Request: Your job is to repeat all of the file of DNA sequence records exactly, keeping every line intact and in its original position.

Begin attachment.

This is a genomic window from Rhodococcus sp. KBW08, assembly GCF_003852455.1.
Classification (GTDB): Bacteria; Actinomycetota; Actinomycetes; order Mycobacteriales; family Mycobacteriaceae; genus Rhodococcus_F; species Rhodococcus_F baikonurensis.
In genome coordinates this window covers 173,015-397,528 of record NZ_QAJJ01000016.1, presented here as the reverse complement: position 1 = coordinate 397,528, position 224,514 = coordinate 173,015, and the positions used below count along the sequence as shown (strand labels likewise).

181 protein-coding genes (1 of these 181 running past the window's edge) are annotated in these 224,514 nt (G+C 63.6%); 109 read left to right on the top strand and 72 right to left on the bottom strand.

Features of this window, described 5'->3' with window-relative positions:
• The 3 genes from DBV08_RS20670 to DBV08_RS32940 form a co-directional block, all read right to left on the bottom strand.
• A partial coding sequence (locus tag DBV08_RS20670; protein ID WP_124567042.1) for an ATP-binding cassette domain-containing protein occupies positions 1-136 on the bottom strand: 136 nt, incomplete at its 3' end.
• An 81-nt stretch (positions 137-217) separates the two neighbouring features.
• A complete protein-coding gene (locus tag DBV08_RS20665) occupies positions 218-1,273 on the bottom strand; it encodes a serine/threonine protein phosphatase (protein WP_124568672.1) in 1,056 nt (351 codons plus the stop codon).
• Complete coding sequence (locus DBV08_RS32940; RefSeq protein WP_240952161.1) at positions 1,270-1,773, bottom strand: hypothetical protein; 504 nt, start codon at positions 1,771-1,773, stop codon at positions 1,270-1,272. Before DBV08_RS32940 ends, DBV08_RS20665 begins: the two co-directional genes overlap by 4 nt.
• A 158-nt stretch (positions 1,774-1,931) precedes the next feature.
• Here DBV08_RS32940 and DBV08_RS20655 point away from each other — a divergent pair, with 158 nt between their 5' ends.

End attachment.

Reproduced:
This is a genomic window from Rhodococcus sp. KBW08, assembly GCF_003852455.1.
Classification (GTDB): Bacteria; Actinomycetota; Actinomycetes; order Mycobacteriales; family Mycobacteriaceae; genus Rhodococcus_F; species Rhodococcus_F baikonurensis.
In genome coordinates this window covers 173,015-397,528 of record NZ_QAJJ01000016.1, presented here as the reverse complement: position 1 = coordinate 397,528, position 224,514 = coordinate 173,015, and the positions used below count along the sequence as shown (strand labels likewise).

181 protein-coding genes (1 of these 181 running past the window's edge) are annotated in these 224,514 nt (G+C 63.6%); 109 read left to right on the top strand and 72 right to left on the bottom strand.

Features of this window, described 5'->3' with window-relative positions:
• The 3 genes from DBV08_RS20670 to DBV08_RS32940 form a co-directional block, all read right to left on the bottom strand.
• A partial coding sequence (locus tag DBV08_RS20670; protein ID WP_124567042.1) for an ATP-binding cassette domain-containing protein occupies positions 1-136 on the bottom strand: 136 nt, incomplete at its 3' end.
• An 81-nt stretch (positions 137-217) separates the two neighbouring features.
• A complete protein-coding gene (locus tag DBV08_RS20665) occupies positions 218-1,273 on the bottom strand; it encodes a serine/threonine protein phosphatase (protein WP_124568672.1) in 1,056 nt (351 codons plus the stop codon).
• Complete coding sequence (locus DBV08_RS32940; RefSeq protein WP_240952161.1) at positions 1,270-1,773, bottom strand: hypothetical protein; 504 nt, start codon at positions 1,771-1,773, stop codon at positions 1,270-1,272. Before DBV08_RS32940 ends, DBV08_RS20665 begins: the two co-directional genes overlap by 4 nt.
• A 158-nt stretch (positions 1,774-1,931) precedes the next feature.
• Here DBV08_RS32940 and DBV08_RS20655 point away from each other — a divergent pair, with 158 nt between their 5' ends.